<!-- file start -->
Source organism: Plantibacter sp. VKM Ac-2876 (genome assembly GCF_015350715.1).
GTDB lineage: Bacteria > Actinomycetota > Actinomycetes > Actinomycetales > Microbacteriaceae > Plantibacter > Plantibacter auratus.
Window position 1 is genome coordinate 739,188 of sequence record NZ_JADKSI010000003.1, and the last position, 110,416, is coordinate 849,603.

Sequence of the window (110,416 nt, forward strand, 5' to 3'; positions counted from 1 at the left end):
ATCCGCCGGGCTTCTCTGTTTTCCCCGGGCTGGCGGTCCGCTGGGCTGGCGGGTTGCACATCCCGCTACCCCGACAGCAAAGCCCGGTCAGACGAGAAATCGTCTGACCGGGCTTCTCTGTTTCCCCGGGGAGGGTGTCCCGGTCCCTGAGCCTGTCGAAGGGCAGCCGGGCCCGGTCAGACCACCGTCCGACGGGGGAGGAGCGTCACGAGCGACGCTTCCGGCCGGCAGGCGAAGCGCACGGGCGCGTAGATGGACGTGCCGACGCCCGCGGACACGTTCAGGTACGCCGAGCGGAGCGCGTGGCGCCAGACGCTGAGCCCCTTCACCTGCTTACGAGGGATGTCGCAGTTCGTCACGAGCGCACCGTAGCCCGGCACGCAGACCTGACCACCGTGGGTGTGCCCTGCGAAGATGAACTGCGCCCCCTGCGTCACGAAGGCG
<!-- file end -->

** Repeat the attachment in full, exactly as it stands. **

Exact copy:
Source organism: Plantibacter sp. VKM Ac-2876 (genome assembly GCF_015350715.1).
GTDB lineage: Bacteria > Actinomycetota > Actinomycetes > Actinomycetales > Microbacteriaceae > Plantibacter > Plantibacter auratus.
Window position 1 is genome coordinate 739,188 of sequence record NZ_JADKSI010000003.1, and the last position, 110,416, is coordinate 849,603.

Sequence of the window (110,416 nt, forward strand, 5' to 3'; positions counted from 1 at the left end):
ATCCGCCGGGCTTCTCTGTTTTCCCCGGGCTGGCGGTCCGCTGGGCTGGCGGGTTGCACATCCCGCTACCCCGACAGCAAAGCCCGGTCAGACGAGAAATCGTCTGACCGGGCTTCTCTGTTTCCCCGGGGAGGGTGTCCCGGTCCCTGAGCCTGTCGAAGGGCAGCCGGGCCCGGTCAGACCACCGTCCGACGGGGGAGGAGCGTCACGAGCGACGCTTCCGGCCGGCAGGCGAAGCGCACGGGCGCGTAGATGGACGTGCCGACGCCCGCGGACACGTTCAGGTACGCCGAGCGGAGCGCGTGGCGCCAGACGCTGAGCCCCTTCACCTGCTTACGAGGGATGTCGCAGTTCGTCACGAGCGCACCGTAGCCCGGCACGCAGACCTGACCACCGTGGGTGTGCCCTGCGAAGATGAACTGCGCCCCCTGCGTCACGAAGGCG